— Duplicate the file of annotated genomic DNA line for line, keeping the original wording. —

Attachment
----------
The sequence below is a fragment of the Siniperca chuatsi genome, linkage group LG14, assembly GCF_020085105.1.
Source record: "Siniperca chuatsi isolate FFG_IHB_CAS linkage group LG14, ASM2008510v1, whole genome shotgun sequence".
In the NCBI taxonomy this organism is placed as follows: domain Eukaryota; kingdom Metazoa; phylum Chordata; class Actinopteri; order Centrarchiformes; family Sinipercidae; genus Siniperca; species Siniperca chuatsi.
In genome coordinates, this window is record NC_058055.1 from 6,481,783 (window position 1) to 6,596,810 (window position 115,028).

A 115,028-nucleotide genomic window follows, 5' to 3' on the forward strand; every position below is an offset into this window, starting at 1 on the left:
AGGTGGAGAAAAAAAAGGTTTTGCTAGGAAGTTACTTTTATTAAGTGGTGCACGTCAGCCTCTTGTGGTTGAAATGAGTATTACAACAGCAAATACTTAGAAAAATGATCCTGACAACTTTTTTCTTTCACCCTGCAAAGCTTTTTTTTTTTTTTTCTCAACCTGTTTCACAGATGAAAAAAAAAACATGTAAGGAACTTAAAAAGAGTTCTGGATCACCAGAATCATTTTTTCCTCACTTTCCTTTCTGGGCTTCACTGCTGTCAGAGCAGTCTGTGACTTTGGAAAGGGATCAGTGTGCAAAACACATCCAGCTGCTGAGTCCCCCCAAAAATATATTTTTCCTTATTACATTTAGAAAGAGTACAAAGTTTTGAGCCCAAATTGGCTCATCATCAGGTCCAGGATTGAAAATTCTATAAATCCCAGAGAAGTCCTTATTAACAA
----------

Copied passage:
The sequence below is a fragment of the Siniperca chuatsi genome, linkage group LG14, assembly GCF_020085105.1.
Source record: "Siniperca chuatsi isolate FFG_IHB_CAS linkage group LG14, ASM2008510v1, whole genome shotgun sequence".
In the NCBI taxonomy this organism is placed as follows: domain Eukaryota; kingdom Metazoa; phylum Chordata; class Actinopteri; order Centrarchiformes; family Sinipercidae; genus Siniperca; species Siniperca chuatsi.
In genome coordinates, this window is record NC_058055.1 from 6,481,783 (window position 1) to 6,596,810 (window position 115,028).

A 115,028-nucleotide genomic window follows, 5' to 3' on the forward strand; every position below is an offset into this window, starting at 1 on the left:
AGGTGGAGAAAAAAAAGGTTTTGCTAGGAAGTTACTTTTATTAAGTGGTGCACGTCAGCCTCTTGTGGTTGAAATGAGTATTACAACAGCAAATACTTAGAAAAATGATCCTGACAACTTTTTTCTTTCACCCTGCAAAGCTTTTTTTTTTTTTTTCTCAACCTGTTTCACAGATGAAAAAAAAAACATGTAAGGAACTTAAAAAGAGTTCTGGATCACCAGAATCATTTTTTCCTCACTTTCCTTTCTGGGCTTCACTGCTGTCAGAGCAGTCTGTGACTTTGGAAAGGGATCAGTGTGCAAAACACATCCAGCTGCTGAGTCCCCCCAAAAATATATTTTTCCTTATTACATTTAGAAAGAGTACAAAGTTTTGAGCCCAAATTGGCTCATCATCAGGTCCAGGATTGAAAATTCTATAAATCCCAGAGAAGTCCTTATTAACAA